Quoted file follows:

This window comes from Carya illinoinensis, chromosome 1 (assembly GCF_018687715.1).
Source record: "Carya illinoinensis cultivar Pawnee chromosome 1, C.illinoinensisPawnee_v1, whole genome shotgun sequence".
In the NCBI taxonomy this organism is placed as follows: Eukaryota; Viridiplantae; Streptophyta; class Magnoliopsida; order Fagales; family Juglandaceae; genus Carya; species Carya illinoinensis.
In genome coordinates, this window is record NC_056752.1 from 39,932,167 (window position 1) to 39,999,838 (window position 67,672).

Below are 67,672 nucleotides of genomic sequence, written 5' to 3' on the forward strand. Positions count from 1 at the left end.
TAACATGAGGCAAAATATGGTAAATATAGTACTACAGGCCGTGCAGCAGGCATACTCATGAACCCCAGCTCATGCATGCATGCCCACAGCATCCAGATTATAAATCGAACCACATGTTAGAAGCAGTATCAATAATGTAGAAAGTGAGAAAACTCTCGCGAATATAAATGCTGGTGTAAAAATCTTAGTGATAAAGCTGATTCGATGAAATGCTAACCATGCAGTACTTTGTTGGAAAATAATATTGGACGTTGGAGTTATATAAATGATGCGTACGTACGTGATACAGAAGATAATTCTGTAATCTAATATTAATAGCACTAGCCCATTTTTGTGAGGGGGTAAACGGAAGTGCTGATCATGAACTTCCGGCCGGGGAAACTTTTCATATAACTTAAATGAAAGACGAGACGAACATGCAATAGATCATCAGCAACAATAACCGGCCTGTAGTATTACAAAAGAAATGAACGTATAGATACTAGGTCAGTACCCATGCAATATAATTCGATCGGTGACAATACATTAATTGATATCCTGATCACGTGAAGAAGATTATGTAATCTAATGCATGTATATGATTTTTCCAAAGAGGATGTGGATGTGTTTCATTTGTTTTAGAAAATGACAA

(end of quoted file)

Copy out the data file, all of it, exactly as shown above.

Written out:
This window comes from Carya illinoinensis, chromosome 1 (assembly GCF_018687715.1).
Source record: "Carya illinoinensis cultivar Pawnee chromosome 1, C.illinoinensisPawnee_v1, whole genome shotgun sequence".
In the NCBI taxonomy this organism is placed as follows: Eukaryota; Viridiplantae; Streptophyta; class Magnoliopsida; order Fagales; family Juglandaceae; genus Carya; species Carya illinoinensis.
In genome coordinates, this window is record NC_056752.1 from 39,932,167 (window position 1) to 39,999,838 (window position 67,672).

Below are 67,672 nucleotides of genomic sequence, written 5' to 3' on the forward strand. Positions count from 1 at the left end.
TAACATGAGGCAAAATATGGTAAATATAGTACTACAGGCCGTGCAGCAGGCATACTCATGAACCCCAGCTCATGCATGCATGCCCACAGCATCCAGATTATAAATCGAACCACATGTTAGAAGCAGTATCAATAATGTAGAAAGTGAGAAAACTCTCGCGAATATAAATGCTGGTGTAAAAATCTTAGTGATAAAGCTGATTCGATGAAATGCTAACCATGCAGTACTTTGTTGGAAAATAATATTGGACGTTGGAGTTATATAAATGATGCGTACGTACGTGATACAGAAGATAATTCTGTAATCTAATATTAATAGCACTAGCCCATTTTTGTGAGGGGGTAAACGGAAGTGCTGATCATGAACTTCCGGCCGGGGAAACTTTTCATATAACTTAAATGAAAGACGAGACGAACATGCAATAGATCATCAGCAACAATAACCGGCCTGTAGTATTACAAAAGAAATGAACGTATAGATACTAGGTCAGTACCCATGCAATATAATTCGATCGGTGACAATACATTAATTGATATCCTGATCACGTGAAGAAGATTATGTAATCTAATGCATGTATATGATTTTTCCAAAGAGGATGTGGATGTGTTTCATTTGTTTTAGAAAATGACAA